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Fire in the belly

By Wu Ni | Shanghai Star | Updated: 2014-11-14 10:49

Fire in the belly

[Photo provided to shanghai star]


In Chongqing and Sichuan province in the southwest, hot pot is popular all year round. In the past, the boatmen of the Yangtze River would rest by the docks at night, where they frequently started a fire to warm themselves.

It was only natural to place a pot on top of the fire to start dinner. The Chongqing basin is notoriously damp and humid, and the boatmen would add lots of Sichuan peppercorns and red peppers to chase away the chills. Sichuan peppercorns are known as the Chinese prickly ash, or huajiao, and it is a strong spice that burns and numbs the taste buds.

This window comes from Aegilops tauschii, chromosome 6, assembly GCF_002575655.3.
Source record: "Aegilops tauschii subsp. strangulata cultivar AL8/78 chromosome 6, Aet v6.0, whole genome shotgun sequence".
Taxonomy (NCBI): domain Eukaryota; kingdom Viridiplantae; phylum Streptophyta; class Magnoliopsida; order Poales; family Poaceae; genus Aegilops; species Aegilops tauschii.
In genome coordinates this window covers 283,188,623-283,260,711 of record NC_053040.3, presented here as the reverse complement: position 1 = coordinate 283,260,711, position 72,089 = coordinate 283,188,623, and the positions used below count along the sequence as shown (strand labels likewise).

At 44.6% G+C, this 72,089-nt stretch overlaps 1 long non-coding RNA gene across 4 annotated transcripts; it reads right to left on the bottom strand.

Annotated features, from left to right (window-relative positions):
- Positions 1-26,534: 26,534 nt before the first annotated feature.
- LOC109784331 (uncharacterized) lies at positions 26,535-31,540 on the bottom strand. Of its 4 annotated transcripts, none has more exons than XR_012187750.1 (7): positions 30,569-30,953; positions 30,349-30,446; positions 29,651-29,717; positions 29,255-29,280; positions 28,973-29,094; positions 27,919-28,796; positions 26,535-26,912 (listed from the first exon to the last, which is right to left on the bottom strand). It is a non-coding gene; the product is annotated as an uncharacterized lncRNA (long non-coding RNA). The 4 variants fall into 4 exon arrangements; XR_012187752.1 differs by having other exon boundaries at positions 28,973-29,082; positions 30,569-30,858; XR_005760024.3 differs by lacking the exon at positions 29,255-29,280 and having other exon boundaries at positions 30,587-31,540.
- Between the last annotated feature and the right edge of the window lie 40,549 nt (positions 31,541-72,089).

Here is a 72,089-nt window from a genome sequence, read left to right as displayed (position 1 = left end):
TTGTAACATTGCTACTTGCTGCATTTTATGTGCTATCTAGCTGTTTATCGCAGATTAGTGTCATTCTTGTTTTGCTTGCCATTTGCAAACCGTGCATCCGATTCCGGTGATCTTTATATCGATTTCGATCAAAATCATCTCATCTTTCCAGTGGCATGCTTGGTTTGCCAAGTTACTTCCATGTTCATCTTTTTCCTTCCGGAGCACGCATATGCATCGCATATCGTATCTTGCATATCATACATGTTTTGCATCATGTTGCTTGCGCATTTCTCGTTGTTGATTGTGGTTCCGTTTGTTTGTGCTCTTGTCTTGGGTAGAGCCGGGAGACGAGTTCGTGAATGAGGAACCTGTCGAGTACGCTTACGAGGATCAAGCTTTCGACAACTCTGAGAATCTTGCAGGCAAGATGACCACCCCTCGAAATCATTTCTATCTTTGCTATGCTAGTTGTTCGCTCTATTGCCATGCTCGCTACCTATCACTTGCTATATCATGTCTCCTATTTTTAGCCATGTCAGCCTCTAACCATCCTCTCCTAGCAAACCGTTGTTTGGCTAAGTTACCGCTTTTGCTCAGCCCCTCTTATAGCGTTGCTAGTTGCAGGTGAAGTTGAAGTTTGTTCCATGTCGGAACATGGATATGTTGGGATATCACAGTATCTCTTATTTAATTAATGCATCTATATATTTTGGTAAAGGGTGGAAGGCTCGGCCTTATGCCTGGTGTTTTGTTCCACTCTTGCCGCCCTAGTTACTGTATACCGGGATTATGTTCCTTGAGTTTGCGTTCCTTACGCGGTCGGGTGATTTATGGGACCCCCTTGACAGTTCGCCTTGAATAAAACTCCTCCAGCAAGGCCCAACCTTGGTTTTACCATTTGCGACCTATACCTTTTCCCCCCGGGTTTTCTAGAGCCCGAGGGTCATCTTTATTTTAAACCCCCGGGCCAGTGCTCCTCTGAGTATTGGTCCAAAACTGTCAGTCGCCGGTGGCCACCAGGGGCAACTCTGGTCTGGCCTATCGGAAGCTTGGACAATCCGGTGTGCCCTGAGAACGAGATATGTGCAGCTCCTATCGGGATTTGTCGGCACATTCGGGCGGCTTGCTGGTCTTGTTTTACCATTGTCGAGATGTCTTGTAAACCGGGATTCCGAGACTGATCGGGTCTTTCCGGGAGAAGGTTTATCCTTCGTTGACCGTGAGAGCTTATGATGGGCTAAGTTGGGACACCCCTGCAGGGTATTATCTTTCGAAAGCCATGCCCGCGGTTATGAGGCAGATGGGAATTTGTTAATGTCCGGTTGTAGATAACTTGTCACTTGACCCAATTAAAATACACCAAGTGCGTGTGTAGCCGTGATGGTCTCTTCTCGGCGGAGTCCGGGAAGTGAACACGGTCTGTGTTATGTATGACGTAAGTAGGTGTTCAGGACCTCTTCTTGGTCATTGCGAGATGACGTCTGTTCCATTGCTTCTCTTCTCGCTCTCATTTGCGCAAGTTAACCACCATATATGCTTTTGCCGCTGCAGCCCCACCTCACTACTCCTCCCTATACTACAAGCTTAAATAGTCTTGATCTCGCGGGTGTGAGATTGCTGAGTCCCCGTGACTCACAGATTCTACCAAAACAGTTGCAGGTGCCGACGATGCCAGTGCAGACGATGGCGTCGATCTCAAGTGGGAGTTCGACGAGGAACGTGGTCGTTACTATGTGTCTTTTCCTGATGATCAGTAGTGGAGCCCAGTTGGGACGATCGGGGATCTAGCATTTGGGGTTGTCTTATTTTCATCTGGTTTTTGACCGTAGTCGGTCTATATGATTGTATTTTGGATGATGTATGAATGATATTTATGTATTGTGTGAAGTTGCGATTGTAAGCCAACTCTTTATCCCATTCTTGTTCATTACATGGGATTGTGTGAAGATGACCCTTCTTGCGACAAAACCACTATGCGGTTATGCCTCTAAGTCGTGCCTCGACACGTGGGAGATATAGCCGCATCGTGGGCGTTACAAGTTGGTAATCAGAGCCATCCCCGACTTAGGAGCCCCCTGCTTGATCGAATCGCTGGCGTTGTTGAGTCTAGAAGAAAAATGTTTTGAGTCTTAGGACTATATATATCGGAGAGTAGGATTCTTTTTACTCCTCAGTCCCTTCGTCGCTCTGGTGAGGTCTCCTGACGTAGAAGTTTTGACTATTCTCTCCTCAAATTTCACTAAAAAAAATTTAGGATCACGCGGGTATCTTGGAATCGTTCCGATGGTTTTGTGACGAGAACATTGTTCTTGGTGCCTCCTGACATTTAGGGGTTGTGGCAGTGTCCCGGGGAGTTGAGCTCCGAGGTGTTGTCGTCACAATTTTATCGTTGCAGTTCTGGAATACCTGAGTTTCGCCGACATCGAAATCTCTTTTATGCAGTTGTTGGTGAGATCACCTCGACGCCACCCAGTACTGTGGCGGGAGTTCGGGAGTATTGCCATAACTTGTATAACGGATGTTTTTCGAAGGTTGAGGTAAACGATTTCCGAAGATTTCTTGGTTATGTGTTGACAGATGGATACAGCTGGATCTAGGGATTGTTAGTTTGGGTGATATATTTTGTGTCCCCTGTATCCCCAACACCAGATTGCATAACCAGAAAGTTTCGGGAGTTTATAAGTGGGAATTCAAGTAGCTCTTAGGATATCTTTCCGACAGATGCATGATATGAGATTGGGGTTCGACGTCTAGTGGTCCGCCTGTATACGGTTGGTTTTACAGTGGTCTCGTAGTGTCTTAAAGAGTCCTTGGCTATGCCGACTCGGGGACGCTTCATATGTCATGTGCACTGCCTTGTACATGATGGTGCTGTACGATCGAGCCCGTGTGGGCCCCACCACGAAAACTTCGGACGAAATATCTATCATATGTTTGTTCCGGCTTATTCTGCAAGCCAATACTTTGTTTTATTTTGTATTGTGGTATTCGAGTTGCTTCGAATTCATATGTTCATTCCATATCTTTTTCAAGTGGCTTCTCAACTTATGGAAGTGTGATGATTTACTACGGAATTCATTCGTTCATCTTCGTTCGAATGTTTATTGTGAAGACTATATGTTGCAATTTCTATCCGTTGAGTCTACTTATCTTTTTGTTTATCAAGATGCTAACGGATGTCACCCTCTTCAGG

Traditional Chinese medicine believes it can alleviate joint and muscle pain, including arthritis, a common problem in the region, especially for the boatmen who had to spend half their lives soaked to the skin.

Today, the boatmen are mostly gone, but their legacy lives on in the spicy Sichuan hotpot, arguablely the most popular style of hotpot cooking in all of China.

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